Trademarks are often an important investment in protecting the intellectual property of your business. Obtaining a trademark involves five steps:
1. Search For Conflicting Trademarks
Your first step is to make sure there are no conflicting trademarks.
You should search on the United States Patent & Trademark Office’s website to see if there are any conflicting trademarks that have already been registered.
You should then work with an attorney to run a more comprehensive search. Even if a trademark has not been registered, it could still have superior intellectual property rights over your trademark if it was in use first.
Note: if the USPTO rejects your application due to a conflict with an existing mark, it will not refund filing fees.
2. Date Of First Use
Once you have confirmed there are no conflicting trademarks, you will need to complete a trademark application.
You will need the following two dates to complete the application:
(i) Date of First Use of Trademark In Commerce Anywhere.
You will need to include the date you first used the trademark “in commerce anywhere.”
(ii) Date of First Use in Interstate or Foreign Commerce.
You will also need to include the date you first used the trademark in interstate commerce or commerce with a foreign country.
3. Trademark “Specimen”
The trademark application also requires a trademark “specimen” – an image showing the trademark being used in commerce in the class of goods or services for which you are applying for the trademark.
4. Class Of Goods & Services
You will need to select the class of goods or services you would like to register the trademark.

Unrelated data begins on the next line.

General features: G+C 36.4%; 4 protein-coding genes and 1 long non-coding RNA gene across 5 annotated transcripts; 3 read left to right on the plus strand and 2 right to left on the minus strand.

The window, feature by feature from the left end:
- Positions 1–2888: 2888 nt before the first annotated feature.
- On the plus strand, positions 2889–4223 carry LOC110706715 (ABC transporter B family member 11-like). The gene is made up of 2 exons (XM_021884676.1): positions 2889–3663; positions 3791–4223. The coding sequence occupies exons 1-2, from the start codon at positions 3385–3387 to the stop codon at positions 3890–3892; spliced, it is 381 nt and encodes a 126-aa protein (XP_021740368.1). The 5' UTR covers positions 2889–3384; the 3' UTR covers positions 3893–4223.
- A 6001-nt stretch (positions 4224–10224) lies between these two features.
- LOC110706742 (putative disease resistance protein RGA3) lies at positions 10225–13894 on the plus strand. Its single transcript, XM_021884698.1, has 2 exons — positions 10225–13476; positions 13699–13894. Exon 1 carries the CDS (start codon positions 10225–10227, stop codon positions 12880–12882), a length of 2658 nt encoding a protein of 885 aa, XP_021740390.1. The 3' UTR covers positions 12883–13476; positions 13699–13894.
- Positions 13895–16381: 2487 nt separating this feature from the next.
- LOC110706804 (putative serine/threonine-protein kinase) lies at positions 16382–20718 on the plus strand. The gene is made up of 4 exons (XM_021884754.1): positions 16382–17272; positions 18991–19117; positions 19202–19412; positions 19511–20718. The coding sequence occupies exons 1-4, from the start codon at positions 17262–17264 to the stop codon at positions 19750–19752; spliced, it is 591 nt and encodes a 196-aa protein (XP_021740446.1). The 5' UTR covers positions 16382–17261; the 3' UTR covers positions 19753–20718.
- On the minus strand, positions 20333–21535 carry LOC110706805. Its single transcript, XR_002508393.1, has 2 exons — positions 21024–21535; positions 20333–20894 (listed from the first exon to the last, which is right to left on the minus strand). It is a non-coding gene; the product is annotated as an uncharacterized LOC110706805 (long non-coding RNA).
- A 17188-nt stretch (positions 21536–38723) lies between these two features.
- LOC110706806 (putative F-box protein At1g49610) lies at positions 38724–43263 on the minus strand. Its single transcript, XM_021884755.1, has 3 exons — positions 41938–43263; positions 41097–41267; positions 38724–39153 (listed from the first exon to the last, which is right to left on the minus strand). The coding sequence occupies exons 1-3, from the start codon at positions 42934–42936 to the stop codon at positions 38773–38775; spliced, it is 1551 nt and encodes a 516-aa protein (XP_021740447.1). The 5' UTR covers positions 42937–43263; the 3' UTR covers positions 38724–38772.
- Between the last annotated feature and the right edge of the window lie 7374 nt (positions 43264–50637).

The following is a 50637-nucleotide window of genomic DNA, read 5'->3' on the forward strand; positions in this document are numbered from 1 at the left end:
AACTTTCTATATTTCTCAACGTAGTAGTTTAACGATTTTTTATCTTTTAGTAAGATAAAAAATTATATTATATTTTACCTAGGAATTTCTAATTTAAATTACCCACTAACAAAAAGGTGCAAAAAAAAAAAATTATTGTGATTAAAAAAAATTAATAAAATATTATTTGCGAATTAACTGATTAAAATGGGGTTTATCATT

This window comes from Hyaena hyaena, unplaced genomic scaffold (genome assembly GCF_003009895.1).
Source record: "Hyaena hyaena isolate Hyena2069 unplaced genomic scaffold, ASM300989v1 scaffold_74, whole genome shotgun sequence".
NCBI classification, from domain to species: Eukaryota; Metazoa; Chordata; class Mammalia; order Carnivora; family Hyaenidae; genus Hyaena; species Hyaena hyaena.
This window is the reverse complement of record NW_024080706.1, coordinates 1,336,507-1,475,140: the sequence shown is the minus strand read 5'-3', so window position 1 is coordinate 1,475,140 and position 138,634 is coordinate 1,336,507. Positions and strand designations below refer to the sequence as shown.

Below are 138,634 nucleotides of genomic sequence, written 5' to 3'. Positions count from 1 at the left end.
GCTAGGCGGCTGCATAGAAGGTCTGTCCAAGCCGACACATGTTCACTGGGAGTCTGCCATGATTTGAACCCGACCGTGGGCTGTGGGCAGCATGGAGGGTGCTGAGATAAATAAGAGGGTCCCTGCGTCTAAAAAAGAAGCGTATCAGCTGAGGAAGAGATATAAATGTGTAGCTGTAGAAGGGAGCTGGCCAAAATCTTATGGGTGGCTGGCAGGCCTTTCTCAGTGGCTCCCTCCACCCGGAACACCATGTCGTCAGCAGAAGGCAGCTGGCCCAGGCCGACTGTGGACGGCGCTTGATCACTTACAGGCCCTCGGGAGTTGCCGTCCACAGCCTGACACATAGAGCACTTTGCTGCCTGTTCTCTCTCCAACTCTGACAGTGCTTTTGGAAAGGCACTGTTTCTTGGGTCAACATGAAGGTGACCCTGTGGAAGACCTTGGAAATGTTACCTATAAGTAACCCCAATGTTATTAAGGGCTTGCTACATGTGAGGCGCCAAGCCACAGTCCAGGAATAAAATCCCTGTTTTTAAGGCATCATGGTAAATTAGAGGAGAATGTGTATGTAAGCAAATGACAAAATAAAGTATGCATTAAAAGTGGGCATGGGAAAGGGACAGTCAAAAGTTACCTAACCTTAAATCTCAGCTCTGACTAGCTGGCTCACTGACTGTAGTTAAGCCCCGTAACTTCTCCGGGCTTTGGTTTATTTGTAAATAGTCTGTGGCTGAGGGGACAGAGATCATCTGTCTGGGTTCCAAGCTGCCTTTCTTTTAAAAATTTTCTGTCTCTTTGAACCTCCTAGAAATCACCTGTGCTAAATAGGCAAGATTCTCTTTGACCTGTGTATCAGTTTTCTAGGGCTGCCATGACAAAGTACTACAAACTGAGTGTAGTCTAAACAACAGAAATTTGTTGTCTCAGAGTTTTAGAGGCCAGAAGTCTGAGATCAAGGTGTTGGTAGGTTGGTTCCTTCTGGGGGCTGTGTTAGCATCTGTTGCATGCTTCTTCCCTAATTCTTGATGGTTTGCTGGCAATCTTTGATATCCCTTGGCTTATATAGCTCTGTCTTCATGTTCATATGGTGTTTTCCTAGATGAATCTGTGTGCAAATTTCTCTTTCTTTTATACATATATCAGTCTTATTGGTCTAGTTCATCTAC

You should be strategic in selecting the class of goods or services to register the trademark, as there is an additional filing fee for each class of goods or services in which you register the trademark.
5. Contact Address
Finally, you will need to include a contact address for the trademark registration.
It is important to remember that anyone can view this address if they search for the trademark on the U.S. Patent and Trademark Office’s website once the trademark application has been filed.
Disclaimer: This article discusses general legal issues and developments. Such materials are for informational purposes only and may not reflect the most current law in your jurisdiction. These informational materials are not intended, and should not be taken, as legal advice on any particular set of facts or circumstances. No reader should act or refrain from acting on the basis of any information presented herein without seeking the advice of counsel in the relevant jurisdiction. Bend Law Group, PC expressly disclaims all liability in respect of any actions taken or not taken based on any contents of this article.